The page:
I don't know. Sketch up was pretty confusing to me as well. I've been using SoftPlan since I was 16 or 17 and I'm glad I started on that and not sketchup (which obviously wasn't available at the time.)
 

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Design Build
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Sketchup does nothing for me.

I create plans for permit. I use CA to get a solid model. (I bought it over 15 months last year.) Then I export elevations, plans, sections, etc to DWG so I can "clean" things up to what I'm used to using AutoCAD.

I've used SoftPlan and SolidBuilder. Neither felt "normal" to me. Although, SolidBuilder did hand cut roofs and wall panels accurate like a framer would do it.

CA still feels a bit clunky to me when I'm trying to make my layouts exactly like I like. And in such, I can spot a CA set of plans a mile away. Also, any collaboration with others around here are mostly AutoCAD.

The one guy who was a CA phenom that I worked with, was on a PC and I was on a mac. CA has problems with plans and layouts created on macOS Chief then opened on Windows Chief. That ended our drawing collaboration.

Determine your end-state then map the best way to get there. Free is a consideration, but it shouldn't be the ONLY one.
 

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I've seen some really nice Construction Documents done in Sketchup Pro layout but it looked like a tremendous amount of work went into the model.

Having said that, as with any software, the more it's used the easier it is to use. We use it for modeling to show clients what's going on more clearly than 2d drawings and also use it for reference when doing plans. Once one uses it a bit it's easy to pop up a model and it comes in handy. Attached is a snap shot of it being used to help track solatubes down from the 3rd story to the lower two floors.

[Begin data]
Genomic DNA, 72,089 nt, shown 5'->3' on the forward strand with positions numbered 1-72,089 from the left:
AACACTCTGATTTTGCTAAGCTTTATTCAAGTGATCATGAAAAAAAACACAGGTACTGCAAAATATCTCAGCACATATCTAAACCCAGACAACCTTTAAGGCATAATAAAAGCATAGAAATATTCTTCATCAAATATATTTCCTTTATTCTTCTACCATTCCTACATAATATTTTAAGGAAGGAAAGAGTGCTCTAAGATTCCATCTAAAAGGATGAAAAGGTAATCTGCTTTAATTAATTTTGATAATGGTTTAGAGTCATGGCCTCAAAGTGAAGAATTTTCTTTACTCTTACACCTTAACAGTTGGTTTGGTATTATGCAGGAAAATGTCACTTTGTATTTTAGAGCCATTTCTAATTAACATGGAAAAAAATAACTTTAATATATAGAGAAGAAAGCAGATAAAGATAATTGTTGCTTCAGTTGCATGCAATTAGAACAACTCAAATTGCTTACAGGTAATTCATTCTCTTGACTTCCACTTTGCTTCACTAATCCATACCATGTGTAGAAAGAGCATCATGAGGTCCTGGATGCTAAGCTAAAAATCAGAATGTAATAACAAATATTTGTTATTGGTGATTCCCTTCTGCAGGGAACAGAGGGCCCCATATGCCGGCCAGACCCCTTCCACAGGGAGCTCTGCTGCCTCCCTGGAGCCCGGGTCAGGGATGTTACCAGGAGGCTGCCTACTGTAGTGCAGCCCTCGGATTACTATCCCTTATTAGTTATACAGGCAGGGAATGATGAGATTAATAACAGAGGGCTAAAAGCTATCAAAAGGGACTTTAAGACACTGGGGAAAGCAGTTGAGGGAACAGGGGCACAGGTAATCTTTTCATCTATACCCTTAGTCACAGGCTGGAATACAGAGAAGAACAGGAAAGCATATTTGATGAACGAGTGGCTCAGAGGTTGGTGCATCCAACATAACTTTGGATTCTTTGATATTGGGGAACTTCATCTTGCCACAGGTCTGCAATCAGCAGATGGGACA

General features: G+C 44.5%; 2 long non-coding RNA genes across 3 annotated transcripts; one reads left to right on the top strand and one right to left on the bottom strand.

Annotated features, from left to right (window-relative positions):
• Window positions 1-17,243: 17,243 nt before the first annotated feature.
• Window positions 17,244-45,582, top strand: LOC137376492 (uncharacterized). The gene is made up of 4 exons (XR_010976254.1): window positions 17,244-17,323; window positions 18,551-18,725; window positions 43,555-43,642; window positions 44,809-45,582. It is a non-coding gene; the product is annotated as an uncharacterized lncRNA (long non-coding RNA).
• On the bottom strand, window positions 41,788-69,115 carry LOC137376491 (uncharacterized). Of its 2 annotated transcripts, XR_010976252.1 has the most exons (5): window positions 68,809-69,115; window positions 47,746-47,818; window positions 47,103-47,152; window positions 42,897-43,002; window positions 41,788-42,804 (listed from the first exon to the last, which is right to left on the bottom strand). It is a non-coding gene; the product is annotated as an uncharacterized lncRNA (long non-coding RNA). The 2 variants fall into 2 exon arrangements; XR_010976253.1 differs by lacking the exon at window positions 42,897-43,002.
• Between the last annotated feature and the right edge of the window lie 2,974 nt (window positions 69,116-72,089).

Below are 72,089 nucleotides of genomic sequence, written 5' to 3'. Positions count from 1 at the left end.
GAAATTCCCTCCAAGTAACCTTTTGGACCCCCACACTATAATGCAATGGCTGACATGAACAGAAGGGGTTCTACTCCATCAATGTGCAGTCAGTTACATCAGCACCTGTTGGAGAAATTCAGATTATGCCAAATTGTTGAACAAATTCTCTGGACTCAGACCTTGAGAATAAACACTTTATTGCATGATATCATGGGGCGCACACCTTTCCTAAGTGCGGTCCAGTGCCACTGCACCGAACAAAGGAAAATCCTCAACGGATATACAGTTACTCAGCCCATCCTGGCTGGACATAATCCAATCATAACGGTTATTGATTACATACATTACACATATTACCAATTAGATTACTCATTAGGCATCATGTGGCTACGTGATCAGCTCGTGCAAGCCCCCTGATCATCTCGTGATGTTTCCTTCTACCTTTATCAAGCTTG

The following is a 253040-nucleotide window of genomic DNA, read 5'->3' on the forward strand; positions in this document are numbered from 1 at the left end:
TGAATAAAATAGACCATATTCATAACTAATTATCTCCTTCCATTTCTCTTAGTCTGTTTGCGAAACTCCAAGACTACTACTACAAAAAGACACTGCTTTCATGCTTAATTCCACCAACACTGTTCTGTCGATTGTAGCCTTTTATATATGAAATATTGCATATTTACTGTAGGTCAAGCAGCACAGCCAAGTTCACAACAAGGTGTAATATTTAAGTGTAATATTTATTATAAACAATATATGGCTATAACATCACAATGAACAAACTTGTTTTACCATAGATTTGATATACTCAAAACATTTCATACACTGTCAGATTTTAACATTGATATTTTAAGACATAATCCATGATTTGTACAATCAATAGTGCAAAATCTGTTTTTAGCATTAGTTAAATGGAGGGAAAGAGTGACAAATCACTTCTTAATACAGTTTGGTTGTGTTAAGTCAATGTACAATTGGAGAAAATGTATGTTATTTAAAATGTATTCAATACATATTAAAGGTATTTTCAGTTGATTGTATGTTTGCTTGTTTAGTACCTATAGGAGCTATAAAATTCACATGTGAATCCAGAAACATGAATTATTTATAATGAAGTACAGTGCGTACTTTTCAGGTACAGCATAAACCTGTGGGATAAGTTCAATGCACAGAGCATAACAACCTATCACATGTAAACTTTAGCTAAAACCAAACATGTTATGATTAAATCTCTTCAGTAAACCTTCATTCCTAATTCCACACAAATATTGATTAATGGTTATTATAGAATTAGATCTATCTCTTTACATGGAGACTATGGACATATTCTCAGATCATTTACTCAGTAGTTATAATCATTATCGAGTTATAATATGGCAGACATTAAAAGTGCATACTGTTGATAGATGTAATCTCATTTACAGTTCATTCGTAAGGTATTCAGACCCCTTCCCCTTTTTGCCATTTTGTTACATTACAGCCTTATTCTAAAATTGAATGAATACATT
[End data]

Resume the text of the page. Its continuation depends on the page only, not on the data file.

For submitting plans it's still a 2d world and AutoCADs hard to beat for speed once one is up and running on it.
 

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King of the beach.
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You just pull up the ALT/F9 hit repository, browse over to rendered images, pull a convex linear dissuader on the b31996-lf chair, , blend it into the alpha stream and do a 3 point anchor referenced on the initial x/y minus the incline of the betamax and there's your patio set - here see how easy it is?" And of course they go right on ahead and demonstrate - and when they leave you are left looking at the screen and thinking "WAT THE F DID HE JUST SAY!?!?
I can't believe I never thought of the whole alpha stream thing. That's money in the bank right there.
 

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whoa! so chief architect is like 2 grand? I guess since im just a builder remodel contractor scratching out a living (barely) Im looking for software that is better than sketchup but not 2 grand better. I dont do design or architecture for a living nor do I draft plans all day either. I just need something kinda like ever customer is now wanting cause of the television shows that has every option and design laid in computer so its easy to see their options beforehand.